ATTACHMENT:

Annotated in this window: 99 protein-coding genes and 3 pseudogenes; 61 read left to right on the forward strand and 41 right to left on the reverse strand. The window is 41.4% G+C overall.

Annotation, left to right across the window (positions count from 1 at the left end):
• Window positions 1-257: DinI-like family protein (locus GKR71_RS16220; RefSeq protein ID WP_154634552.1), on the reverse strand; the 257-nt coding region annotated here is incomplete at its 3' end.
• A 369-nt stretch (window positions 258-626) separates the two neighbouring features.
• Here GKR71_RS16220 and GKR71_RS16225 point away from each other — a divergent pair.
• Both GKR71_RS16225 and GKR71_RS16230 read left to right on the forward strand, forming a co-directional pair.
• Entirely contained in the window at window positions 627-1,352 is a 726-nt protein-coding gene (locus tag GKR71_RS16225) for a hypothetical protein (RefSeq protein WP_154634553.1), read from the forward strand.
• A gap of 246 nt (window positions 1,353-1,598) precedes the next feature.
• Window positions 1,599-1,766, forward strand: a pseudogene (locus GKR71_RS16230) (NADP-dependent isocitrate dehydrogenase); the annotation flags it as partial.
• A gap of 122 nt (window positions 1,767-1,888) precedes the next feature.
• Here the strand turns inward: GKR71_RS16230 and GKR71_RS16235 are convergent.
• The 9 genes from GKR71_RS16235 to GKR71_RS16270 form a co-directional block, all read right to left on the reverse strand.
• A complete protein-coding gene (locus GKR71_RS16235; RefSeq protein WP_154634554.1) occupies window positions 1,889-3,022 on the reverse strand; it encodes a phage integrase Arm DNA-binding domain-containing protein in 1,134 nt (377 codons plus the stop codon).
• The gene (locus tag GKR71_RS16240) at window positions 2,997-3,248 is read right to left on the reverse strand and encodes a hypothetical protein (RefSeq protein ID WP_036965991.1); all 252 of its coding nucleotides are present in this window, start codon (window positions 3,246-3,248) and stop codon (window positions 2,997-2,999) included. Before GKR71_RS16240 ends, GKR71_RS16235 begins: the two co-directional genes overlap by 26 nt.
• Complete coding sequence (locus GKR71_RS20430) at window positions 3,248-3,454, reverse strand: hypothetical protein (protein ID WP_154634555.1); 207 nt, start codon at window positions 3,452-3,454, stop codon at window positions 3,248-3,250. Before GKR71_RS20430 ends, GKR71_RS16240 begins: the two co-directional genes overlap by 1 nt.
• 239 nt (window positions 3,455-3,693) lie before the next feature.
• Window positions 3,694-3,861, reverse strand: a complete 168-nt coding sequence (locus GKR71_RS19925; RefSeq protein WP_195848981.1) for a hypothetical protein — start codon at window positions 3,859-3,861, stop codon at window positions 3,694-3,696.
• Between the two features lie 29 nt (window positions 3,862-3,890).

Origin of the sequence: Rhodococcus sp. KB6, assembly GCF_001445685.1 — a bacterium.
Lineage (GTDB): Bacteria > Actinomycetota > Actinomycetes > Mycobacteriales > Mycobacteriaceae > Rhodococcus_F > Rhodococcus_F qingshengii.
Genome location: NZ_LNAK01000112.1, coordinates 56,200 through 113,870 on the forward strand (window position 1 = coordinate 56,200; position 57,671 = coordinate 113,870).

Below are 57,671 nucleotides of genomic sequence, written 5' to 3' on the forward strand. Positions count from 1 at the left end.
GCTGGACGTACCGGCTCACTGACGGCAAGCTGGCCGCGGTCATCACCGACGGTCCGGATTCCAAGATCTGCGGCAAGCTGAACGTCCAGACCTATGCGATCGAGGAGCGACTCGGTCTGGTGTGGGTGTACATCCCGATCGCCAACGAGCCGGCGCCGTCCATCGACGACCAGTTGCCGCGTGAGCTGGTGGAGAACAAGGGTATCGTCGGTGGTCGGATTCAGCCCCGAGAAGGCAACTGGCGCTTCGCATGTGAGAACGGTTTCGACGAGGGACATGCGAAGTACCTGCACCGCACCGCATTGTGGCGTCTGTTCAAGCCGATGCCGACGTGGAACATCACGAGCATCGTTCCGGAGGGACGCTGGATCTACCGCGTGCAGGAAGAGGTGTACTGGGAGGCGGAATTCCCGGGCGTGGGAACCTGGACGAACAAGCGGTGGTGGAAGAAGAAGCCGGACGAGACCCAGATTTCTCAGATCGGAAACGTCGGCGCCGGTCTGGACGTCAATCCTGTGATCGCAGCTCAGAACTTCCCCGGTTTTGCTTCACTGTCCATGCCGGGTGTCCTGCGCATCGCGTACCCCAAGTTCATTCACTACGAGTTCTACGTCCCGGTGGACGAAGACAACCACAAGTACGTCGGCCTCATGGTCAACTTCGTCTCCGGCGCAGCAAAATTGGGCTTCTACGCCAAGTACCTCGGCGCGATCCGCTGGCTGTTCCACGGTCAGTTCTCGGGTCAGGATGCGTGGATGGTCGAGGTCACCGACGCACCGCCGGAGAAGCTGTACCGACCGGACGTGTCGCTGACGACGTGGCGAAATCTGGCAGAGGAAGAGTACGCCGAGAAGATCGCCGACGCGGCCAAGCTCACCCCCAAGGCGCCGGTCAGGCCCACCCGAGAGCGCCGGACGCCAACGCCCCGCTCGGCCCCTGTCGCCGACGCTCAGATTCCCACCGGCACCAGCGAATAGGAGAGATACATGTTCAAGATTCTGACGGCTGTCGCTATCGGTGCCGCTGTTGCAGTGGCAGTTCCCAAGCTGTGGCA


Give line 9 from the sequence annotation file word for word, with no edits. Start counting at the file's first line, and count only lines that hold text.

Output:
• Window positions 1,599-1,766, forward strand: a pseudogene (locus GKR71_RS16230) (NADP-dependent isocitrate dehydrogenase); the annotation flags it as partial.